In the past 29 years, fiddle players and fiddle enthusiasts have gathered in Lyons Community Park for fiddle contests, jamming and fiddle performing.
'I have always marveled at how people who are so different can be brought together by the unifying power of music,' said Georgianne Haring of the Lyons Fiddle Festival Committee. 'We have all strived to make differences in occupations, philosophy and social status disappear in the joy of music and so it does at the Lyons Fiddle Festival.'
Arlan and Donna Schwoyer, of Lyons, set in motion the creation of the first fiddle festival in the early 1980s.
Their mission was 'to let people know the park was there, provide some entertainment and compliment the annual fall car show. On Sunday, June 5, 1983, with a budget of $300 and a borrowed hay wagon, the festival was born,' according to the fiddle festival website. 'People came, out of curiosity, or to hear a favorite group, or to support a family member. For whatever reason, 500 people enjoyed the music, the fellowship and, of course, the Pennsylvania Dutch home cooking.'
The event continued yearly until 2006 after the Scwoyers resigned, not able to produce the annual event. No festival was held that year.
'But in 2007, Suzie Reed, (who has now passed away) with the help of others, revived the festival,' said Haring, fiddle festival committee treasurer.
One of Haring's fondest memories of the festival was 'being able to help Suzie Reed, who is the festival's true champion, make her dream of reviving the festival come true.'
Reed, who was a borough council person, was able to recruit many of the original volunteers, and with an influx of new volunteers, new ideas and a new vision, the 2007 festival was held with record-breaking attendance, according to the festival website.
'It has grown from a few fiddlers on a hay wagon to an event receiving national recognition and becoming one our state's major music events,' said Haring.
While the event has grown to attract more than 138,000 spectators every year, one thing remains the same.
'It is a low cost, family-oriented event that is American folklore at its best,' said Haring.
One of the highlights of the festival's history, Haring said, was that the late Senator Mike O'Pake declared the Lyons Fiddle Festival 'The Fiddle Festival Capitol of Pa.'
Held this year on Sept. 16 from 9 a.m. to 4 p.m., the festival includes musical entertainment, an open fiddle contest, Pennsylvania Dutch style cooking featuring iron kettle soups and pig roast, craft vendors, bluegrass gospel service, quilt raffle and impromptu 'jammers' throughout the grounds. Co-hosting the event are WTAP's 'Uncle Jeffrey' Tapler and Keith Brintzenhoff .
A new element for 2012 is yodeling with 'East Side' Dave Kline helping 25 audience members graduate from Yodel University.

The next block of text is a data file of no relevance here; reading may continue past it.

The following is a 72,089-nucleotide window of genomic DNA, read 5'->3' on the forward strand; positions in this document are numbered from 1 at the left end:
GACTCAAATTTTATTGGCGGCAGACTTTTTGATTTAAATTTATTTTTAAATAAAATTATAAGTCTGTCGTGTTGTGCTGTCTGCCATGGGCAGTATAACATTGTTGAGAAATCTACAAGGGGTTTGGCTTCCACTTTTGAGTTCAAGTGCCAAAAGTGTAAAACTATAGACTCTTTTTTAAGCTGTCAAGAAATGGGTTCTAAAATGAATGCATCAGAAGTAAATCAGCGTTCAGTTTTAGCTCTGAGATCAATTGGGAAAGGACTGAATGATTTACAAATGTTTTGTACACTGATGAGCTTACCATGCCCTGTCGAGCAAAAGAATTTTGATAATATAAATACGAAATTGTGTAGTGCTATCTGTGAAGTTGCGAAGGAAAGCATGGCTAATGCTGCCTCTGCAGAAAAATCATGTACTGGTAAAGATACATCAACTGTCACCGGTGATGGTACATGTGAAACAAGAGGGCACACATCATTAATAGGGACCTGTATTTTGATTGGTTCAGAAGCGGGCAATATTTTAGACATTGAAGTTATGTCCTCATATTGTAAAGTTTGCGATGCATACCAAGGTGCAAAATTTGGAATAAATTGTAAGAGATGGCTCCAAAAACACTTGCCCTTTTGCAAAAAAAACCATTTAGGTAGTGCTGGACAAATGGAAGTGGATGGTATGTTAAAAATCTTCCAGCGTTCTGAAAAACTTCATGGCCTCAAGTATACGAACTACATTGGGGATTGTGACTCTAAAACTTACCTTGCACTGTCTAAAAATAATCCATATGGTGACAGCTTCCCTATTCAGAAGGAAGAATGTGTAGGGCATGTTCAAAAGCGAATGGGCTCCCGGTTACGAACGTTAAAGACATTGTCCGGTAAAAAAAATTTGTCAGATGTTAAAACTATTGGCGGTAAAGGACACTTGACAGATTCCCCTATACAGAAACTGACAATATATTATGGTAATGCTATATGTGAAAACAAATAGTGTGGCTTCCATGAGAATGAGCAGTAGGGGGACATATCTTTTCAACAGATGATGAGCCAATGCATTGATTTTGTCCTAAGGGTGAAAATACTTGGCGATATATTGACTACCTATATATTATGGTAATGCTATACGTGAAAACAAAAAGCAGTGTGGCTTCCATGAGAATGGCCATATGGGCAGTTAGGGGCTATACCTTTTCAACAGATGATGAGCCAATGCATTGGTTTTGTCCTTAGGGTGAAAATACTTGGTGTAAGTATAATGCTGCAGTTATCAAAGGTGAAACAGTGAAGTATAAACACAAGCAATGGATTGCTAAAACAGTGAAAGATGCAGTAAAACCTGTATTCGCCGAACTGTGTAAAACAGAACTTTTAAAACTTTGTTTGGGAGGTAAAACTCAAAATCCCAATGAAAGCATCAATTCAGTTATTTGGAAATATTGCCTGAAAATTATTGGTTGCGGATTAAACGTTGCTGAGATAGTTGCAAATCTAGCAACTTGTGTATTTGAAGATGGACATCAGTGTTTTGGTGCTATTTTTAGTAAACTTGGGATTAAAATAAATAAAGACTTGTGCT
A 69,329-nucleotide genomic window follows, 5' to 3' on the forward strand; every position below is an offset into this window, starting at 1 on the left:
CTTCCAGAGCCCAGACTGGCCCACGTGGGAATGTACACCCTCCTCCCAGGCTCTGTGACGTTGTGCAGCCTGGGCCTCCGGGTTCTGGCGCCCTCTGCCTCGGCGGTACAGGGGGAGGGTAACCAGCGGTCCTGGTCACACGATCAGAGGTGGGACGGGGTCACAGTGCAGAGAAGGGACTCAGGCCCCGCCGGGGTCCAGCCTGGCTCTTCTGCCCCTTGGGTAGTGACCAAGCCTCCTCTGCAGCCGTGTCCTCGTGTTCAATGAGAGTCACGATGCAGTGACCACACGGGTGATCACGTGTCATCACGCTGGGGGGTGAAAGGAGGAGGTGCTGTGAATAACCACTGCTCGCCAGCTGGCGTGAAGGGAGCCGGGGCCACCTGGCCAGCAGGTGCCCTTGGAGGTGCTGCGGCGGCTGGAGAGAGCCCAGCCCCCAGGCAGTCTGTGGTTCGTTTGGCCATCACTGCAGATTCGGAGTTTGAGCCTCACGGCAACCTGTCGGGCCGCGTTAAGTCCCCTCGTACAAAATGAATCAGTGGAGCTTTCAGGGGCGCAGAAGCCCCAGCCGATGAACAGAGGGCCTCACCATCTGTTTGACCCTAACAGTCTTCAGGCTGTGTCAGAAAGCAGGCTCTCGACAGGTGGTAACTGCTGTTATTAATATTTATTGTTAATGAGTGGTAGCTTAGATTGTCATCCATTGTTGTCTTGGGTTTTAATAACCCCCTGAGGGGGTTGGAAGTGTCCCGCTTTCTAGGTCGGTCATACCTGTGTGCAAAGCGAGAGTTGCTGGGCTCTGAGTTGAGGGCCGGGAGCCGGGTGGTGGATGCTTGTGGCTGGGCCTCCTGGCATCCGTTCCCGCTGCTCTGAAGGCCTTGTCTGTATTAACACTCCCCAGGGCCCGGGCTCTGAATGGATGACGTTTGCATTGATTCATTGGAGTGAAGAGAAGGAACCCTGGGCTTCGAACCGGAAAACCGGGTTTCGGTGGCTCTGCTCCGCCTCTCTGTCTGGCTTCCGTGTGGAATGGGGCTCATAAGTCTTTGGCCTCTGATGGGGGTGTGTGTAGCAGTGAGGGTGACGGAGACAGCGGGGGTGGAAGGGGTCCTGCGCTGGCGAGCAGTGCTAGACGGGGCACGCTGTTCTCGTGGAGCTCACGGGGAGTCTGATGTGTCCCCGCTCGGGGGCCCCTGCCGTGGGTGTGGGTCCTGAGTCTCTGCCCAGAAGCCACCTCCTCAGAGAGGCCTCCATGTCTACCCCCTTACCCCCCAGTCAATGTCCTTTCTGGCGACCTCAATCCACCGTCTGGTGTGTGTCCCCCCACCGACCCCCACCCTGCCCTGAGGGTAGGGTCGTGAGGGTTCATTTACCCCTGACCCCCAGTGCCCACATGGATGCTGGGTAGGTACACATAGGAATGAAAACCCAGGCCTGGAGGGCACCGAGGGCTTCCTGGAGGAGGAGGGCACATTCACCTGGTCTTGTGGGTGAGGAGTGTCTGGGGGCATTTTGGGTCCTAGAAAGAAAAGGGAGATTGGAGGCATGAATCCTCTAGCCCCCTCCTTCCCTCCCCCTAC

A big part of the festival is the fiddle contest, an open competition for three age groups to compete for awards and cash prizes. A variety of fiddle music is performed by children as young as 3 to seniors as old as 94. Over the years more than 580 fiddlers have competed in the contest with many going on to have careers in the music industry, according to the Fiddle Festival Committee.
Fiddle performances are also a big element of the widely attended festival from traditional bluegrass to folk tunes and country. This years' lineup includes Chasing Blue, from Boston, Mass., performing a mix of original and traditional bluegrass; Ari and Mia, also from the Boston area, playing folk tunes in a unique style; The Zepp Family Band, from East Texas, Pa., entertaining with acoustic instrumentals and vocals; and Kendal Conrad from Pottstown adds a little country flavor.
Lyons Park and Recreational Department presents the Lyons Fiddle Festival every September as its main fundraiser for the park.
'The Lyons Community Park receives no state or county support, all maintenance, updates and all community activities are entirely funded by the festival,' she said.
Proceeds of the festival go into the park and the community. Most of the money is used toward the park. Revenues generated from the festival have enabled the park department to reconstruct the Veteran's Memorial, finance the addition of permanent rest room facilities, maintain and improve the playground area, update and improve the pavilion, dredge the stream and pond, build a memorial to the town's tornado victims and are currently being proposed to help finance a memorial walking path.
Parking fees go to the Lyons Fire Company Truck Crew and Kutztown Hobos.
The family event is handicapped accessible.
For more information, visit www.lyonsfiddlefest.com.